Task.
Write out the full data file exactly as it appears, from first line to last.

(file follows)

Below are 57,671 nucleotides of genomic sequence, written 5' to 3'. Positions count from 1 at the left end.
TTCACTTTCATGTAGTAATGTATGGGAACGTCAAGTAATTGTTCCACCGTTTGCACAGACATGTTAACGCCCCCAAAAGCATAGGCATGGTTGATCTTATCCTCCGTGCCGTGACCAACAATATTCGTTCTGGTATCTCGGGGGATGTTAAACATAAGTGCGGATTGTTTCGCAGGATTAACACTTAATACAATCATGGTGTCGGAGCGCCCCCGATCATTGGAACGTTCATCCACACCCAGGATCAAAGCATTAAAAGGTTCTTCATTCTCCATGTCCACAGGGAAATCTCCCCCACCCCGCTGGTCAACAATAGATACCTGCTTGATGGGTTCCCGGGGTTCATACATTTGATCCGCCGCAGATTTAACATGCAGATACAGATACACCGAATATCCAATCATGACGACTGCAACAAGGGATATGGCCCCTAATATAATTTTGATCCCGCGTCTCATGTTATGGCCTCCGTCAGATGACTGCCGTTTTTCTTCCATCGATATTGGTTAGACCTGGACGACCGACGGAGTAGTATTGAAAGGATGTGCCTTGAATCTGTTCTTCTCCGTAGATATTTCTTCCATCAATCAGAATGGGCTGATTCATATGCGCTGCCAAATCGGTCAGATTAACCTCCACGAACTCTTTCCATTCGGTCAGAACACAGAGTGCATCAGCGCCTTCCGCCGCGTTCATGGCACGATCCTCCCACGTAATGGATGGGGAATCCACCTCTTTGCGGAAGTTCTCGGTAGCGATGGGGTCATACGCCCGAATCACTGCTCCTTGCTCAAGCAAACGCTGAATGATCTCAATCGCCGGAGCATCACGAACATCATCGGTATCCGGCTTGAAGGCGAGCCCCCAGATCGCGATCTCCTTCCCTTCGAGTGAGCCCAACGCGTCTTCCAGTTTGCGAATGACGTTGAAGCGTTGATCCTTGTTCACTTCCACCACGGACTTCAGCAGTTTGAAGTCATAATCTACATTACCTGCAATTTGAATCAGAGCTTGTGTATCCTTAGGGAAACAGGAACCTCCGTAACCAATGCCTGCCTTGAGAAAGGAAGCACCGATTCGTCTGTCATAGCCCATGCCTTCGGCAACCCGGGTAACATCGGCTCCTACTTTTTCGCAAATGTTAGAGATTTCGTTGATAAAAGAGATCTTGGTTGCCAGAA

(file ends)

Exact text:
Below are 57,671 nucleotides of genomic sequence, written 5' to 3'. Positions count from 1 at the left end.
TTCACTTTCATGTAGTAATGTATGGGAACGTCAAGTAATTGTTCCACCGTTTGCACAGACATGTTAACGCCCCCAAAAGCATAGGCATGGTTGATCTTATCCTCCGTGCCGTGACCAACAATATTCGTTCTGGTATCTCGGGGGATGTTAAACATAAGTGCGGATTGTTTCGCAGGATTAACACTTAATACAATCATGGTGTCGGAGCGCCCCCGATCATTGGAACGTTCATCCACACCCAGGATCAAAGCATTAAAAGGTTCTTCATTCTCCATGTCCACAGGGAAATCTCCCCCACCCCGCTGGTCAACAATAGATACCTGCTTGATGGGTTCCCGGGGTTCATACATTTGATCCGCCGCAGATTTAACATGCAGATACAGATACACCGAATATCCAATCATGACGACTGCAACAAGGGATATGGCCCCTAATATAATTTTGATCCCGCGTCTCATGTTATGGCCTCCGTCAGATGACTGCCGTTTTTCTTCCATCGATATTGGTTAGACCTGGACGACCGACGGAGTAGTATTGAAAGGATGTGCCTTGAATCTGTTCTTCTCCGTAGATATTTCTTCCATCAATCAGAATGGGCTGATTCATATGCGCTGCCAAATCGGTCAGATTAACCTCCACGAACTCTTTCCATTCGGTCAGAACACAGAGTGCATCAGCGCCTTCCGCCGCGTTCATGGCACGATCCTCCCACGTAATGGATGGGGAATCCACCTCTTTGCGGAAGTTCTCGGTAGCGATGGGGTCATACGCCCGAATCACTGCTCCTTGCTCAAGCAAACGCTGAATGATCTCAATCGCCGGAGCATCACGAACATCATCGGTATCCGGCTTGAAGGCGAGCCCCCAGATCGCGATCTCCTTCCCTTCGAGTGAGCCCAACGCGTCTTCCAGTTTGCGAATGACGTTGAAGCGTTGATCCTTGTTCACTTCCACCACGGACTTCAGCAGTTTGAAGTCATAATCTACATTACCTGCAATTTGAATCAGAGCTTGTGTATCCTTAGGGAAACAGGAACCTCCGTAACCAATGCCTGCCTTGAGAAAGGAAGCACCGATTCGTCTGTCATAGCCCATGCCTTCGGCAACCCGGGTAACATCGGCTCCTACTTTTTCGCAAATGTTAGAGATTTCGTTGATAAAAGAGATCTTGGTTGCCAGAA